• Thursday, July 18, 2024
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The complexities of fuel subsidy removal and forging ahead as a nation

The complexities of fuel subsidy removal and forging ahead as a nation

According to Zainab Ahmed the former minister of finance, budget and national planning under President Buhari’s administration, Nigeria spent approximately N18.39 billion Naira daily on fuel subsidy payments between 2013 – 2022. Fuel subsidies began in the 1970s, following the announcement of the Price Control Act which made it illegal to sell fuel above the regulated pump price.

During President Tinubu’s inauguration speech on the 29th of May 2023, he announced that fuel subsidy has now been removed. This caused an immediate uproar in the local oil and gas market in Nigeria. Fuel scarcity ensued as people started scrambling to the petrol stations to fill up their tanks and oil marketers stopped sales at most stations due to the uncertainties surrounding the new pump price of fuel.

Days after the announcement, the pump price shot up from 190 Naira per litre to about 488 Naira per Litre in Lagos state. The fuel price went as high as 540 Naira per litre in the northern states.

There is a ripple effect of fuel subsidy removal to the entire Nigerian economy. This article will attempt to explain the impact of fuel subsidy removal to the average Nigerian, how the landscape of the oil and gas industry will change and how we can forge ahead while we grapple with our new reality as a nation.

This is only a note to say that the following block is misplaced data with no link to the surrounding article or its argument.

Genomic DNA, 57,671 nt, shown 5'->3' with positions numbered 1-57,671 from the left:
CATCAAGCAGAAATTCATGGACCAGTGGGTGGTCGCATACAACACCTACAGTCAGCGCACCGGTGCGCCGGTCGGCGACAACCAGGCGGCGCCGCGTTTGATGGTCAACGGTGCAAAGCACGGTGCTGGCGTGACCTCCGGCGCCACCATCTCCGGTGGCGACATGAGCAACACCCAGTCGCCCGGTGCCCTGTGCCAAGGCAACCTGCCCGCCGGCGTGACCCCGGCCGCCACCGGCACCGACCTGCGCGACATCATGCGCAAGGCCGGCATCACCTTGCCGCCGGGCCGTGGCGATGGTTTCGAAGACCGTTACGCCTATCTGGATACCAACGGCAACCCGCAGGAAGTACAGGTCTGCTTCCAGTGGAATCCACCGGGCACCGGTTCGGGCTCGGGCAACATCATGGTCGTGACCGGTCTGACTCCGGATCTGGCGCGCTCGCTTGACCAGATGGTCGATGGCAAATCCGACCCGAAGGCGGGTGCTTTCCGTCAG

With the removal of fuel subsidy, oil marketers will be forced to manage their end-to-end supply chain in the most efficient way possible to enable prompt product availability and favourable price competition

The post subsidy era has come with a significant increase in the transportation costs and the overall cost of living. People must commute from point A to B. The increasing cost cannot be avoided but can only be managed by budgeting, reducing unnecessary expenditure and effective planning of commute routes to reduce travel time. As a major player in the downstream oil and gas industry, we have already started seeing as high as 80% drop in daily demand of petrol at some of our Nepal Energies retail stations.

This means that people are adjusting to the new pump price and are actively reducing their consumption. For people who own private vehicles, carpooling with others to share transportation costs is now a way of life and this reduces the number of vehicles on the road and carbon emissions to the environment.

Commerce is equally driven by supply and distribution, and commercial vehicles that transport these goods are powered mostly by diesel. On this note, I expect the prices of commodities to stabilize after the initial pandemonium of the fuel subsidy removal.

The subsidy removal has also led to the approval by the federal government to issue private companies import permits. What this means is that local players in the oil and gas industry will be empowered to import fuel into Nigeria and sell at their various retail outlets.

Prior to subsidy removal, the government was the sole importer of fuel and resold this fuel at a subsidized rate to local players who then supplied and distributed the product to their different outlets across the country. By being the sole fuel importer, the government controlled the pump price by sending a periodic circular advising marketers on how much to sell per litre.